The CPU 805 controls processes for accessing the NAND flash memories M1 and M2. When a power supply is received by the memory card 800 for example, the CPU 805 loads firmware which is stored in the ROM 806 into the buffer RAM 803 and performs a predetermined process. During this process the CPU 805 receives programming commands, read commands and erasure commands from the controller A601 and performs processes for accessing these regions within the NAND flash memories M1 and M2 and carries out a data transfer process via the buffer RAM 803.

The ROM 806 is a memory which stores control programs and programming control programs which are used by the CPU 805. Furthermore, the controller B802 is connected to the controller A601 via a NAND bus 611 and the CPU 805 performs processes to the controller A601 as if it were the NAND flash memories M1 and M2. That is, when a programming command, read command and erasure command are received from the controller A601 the CPU 805 performs a process for accessing those regions within the NAND flash memories M1 and M2.

In addition, when a programming command and programming data are received from the controller A601 the CPU 805 performs a programming process according to a programming control program (refer to the flowchart chart shown in FIG. 50). Furthermore, when a read command is received from the controller A601 the CPU 805 performs a read process according to a read control program (refer to the flowchart chart shown in FIG. 51). In addition, when an erasure command is received from the controller A601 the CPU 805 performs an erasure process according to an erasure control program (refer to the flowchart chart shown in FIG. 52).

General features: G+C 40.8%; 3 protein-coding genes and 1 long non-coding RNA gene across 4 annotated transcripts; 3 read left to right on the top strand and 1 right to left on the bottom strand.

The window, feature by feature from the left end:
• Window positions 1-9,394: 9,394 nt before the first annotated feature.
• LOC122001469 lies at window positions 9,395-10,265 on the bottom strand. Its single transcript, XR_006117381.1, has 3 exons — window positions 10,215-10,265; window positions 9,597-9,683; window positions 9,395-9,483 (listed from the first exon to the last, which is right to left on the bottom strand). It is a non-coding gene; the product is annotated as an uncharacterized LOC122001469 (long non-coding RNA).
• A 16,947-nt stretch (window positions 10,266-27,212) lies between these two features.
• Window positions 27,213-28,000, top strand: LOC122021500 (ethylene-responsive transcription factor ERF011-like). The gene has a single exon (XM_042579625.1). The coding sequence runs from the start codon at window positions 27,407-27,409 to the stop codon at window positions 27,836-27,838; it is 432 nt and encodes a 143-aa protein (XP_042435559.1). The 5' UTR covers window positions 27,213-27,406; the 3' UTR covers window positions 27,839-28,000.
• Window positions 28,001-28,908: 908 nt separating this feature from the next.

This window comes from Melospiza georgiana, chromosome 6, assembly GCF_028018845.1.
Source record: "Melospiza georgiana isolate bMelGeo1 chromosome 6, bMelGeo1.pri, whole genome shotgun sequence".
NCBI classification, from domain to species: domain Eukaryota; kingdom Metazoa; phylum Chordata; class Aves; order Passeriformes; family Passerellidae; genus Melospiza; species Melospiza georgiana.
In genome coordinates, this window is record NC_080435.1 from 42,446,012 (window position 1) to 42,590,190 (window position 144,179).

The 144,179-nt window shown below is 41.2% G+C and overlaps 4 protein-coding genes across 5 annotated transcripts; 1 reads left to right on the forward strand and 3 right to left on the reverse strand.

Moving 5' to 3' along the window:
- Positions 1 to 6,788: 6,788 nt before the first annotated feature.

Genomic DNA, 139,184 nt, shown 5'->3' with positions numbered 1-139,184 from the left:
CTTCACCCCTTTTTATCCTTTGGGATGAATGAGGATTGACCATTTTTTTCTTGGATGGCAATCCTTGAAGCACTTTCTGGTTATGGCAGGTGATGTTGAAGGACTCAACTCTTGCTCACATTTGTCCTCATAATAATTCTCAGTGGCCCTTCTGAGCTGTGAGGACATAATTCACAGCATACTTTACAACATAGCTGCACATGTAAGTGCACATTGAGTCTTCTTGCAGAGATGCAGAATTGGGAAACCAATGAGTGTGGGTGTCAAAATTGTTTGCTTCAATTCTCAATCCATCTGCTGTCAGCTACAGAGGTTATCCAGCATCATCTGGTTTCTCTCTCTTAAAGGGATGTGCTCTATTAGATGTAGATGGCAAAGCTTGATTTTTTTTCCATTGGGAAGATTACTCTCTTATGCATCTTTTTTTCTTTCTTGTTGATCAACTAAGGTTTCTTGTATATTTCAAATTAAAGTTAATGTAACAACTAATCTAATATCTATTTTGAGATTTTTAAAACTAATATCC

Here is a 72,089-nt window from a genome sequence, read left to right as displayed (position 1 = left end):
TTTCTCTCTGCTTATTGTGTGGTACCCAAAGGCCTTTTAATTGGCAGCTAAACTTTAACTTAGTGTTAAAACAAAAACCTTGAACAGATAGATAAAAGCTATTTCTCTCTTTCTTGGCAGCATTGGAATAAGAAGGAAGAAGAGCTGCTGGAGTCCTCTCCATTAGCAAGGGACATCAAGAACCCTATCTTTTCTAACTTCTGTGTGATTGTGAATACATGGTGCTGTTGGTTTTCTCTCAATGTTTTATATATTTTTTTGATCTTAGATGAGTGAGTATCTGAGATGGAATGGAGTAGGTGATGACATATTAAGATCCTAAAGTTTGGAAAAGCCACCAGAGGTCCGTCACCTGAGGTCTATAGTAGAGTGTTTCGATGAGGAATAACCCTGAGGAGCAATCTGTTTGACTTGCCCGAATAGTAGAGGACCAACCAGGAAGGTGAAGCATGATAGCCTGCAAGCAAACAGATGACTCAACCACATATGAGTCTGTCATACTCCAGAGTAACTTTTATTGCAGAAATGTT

When a programming process is performed by the CPU 805 the data allocation section 804 performs an operation which allocates and stores the storage destinations of actual data and ECC data in the NAND flash memories M1 and M2. In addition, when a read process is performed by the CPU 805 the data allocation section 804 performs a read operation of the actual data and ECC data from the NAND flash memories M1 and M2.

The access path setting section 807 sets an access path for the host equipment 20 to directly access the NAND flash memories M1 and M2. As is shown in FIG. 48 the access path setting section 807 includes a first switch SW1 which is connected between the NAND_I/F 631 and the buffer RAM 803 and a second switch SW2 and a third switch SW3 which are connected between the data allocation section 804 and the NAND_I/F 634 and 635. The first to third switches SW1 to SW3 switch the connection relationships between the NAND_I/F 631, the buffer RAM 803, the data allocation section 804 and the NAND_I/F 634 and 635 according to a switching control signal which is input from the CPU 805. The programming data and read data bypass the buffer RAM 803, the ECC circuit 633 and the data allocation section 804 by this switching and it is possible to directly transmit commands issued by the host equipment 20 to the NAND flash memories M1 and M2.

FIG. 49 is a diagram which shows a construction related to the above stated programming process of the controller B802. Furthermore, in FIG. 49 the same structural elements as those in the controller B802 shown in FIG. 48 have the same symbols. The controller B802 shown in FIG. 49 is arranged with an actual data LBA-PBA storage section M1P and an ECC data LBA-PBA storage section M2P as a region which stores each logical block address LBA and each physical block address PBA of actual data and ECC data for which the storage destinations are divided between the NAND flash memories M1 and M2 within the buffer RAM 803. The actual data LBA-PBA storage section M1P is a region which stores logical addresses LBA and physical address PBA of the storage destinations of data (referred to as actual data in the sixth embodiment) which is separated from programming data requested to be programmed from the host equipment 20. The ECC data LBA-PBA storage section M2P is a region which stores logical addresses LBA and physical addresses PBA of the storage destinations of ECC data (additional data) which has been added to the actual data.